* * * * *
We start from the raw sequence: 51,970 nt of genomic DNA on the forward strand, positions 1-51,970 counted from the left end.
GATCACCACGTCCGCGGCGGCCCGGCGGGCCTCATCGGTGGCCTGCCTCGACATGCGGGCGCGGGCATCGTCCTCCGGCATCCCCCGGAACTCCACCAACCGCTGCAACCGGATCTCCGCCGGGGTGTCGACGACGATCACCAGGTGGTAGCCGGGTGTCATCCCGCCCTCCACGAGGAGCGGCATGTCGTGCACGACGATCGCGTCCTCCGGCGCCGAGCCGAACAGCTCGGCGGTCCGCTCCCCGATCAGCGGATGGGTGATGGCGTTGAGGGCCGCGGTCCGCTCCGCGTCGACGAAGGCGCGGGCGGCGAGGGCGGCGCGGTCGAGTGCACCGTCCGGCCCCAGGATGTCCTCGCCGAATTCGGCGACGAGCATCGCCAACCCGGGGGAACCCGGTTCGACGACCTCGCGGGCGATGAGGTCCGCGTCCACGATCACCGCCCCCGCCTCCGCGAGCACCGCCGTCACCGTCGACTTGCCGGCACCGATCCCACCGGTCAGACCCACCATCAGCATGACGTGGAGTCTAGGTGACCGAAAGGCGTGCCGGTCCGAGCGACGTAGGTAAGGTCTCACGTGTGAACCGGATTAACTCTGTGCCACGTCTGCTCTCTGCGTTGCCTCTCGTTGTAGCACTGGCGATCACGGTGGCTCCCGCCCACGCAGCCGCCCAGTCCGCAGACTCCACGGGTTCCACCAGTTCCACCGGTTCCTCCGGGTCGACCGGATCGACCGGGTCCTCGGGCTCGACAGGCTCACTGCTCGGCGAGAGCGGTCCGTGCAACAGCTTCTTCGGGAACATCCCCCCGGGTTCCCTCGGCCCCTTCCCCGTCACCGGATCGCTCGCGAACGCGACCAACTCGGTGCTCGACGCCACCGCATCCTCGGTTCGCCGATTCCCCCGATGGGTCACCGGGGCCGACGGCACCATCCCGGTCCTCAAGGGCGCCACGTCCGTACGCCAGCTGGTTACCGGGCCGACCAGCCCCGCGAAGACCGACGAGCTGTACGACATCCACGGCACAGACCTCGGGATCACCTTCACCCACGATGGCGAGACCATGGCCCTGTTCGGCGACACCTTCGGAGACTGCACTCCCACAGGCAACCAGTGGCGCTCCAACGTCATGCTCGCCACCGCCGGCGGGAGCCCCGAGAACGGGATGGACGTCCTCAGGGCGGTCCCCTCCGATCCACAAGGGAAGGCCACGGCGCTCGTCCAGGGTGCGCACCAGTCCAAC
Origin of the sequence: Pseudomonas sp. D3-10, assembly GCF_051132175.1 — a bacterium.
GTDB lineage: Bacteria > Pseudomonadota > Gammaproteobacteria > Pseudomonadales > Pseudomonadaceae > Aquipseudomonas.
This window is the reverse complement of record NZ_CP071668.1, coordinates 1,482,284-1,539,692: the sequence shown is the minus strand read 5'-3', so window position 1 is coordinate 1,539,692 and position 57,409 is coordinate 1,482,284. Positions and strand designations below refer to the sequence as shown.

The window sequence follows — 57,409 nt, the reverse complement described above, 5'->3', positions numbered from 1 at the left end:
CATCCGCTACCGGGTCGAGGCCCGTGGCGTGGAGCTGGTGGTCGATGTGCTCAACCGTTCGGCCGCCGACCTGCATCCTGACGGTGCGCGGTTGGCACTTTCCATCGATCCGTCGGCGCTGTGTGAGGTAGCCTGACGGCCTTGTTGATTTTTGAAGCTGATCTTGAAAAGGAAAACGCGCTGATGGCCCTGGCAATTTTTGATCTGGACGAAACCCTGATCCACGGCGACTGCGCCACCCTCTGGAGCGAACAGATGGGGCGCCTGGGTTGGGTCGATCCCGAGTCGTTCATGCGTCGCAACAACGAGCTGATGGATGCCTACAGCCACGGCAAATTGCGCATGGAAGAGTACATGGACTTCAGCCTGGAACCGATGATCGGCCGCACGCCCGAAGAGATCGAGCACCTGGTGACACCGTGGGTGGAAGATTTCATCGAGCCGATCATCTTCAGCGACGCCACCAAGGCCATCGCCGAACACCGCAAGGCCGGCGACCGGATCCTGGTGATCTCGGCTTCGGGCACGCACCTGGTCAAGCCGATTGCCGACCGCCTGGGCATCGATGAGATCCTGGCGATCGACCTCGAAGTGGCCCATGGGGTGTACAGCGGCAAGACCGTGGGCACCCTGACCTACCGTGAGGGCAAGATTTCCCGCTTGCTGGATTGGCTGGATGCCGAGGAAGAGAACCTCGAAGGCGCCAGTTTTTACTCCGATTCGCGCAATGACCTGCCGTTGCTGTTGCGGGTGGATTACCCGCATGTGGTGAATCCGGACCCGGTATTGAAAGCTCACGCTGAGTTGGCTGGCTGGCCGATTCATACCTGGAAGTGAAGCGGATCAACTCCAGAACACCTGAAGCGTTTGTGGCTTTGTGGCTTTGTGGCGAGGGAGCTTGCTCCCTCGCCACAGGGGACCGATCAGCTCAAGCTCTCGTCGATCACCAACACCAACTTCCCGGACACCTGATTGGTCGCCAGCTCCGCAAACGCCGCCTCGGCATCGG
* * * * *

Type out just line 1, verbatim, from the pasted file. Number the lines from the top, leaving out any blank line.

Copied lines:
We start from the raw sequence: 51,970 nt of genomic DNA on the forward strand, positions 1-51,970 counted from the left end.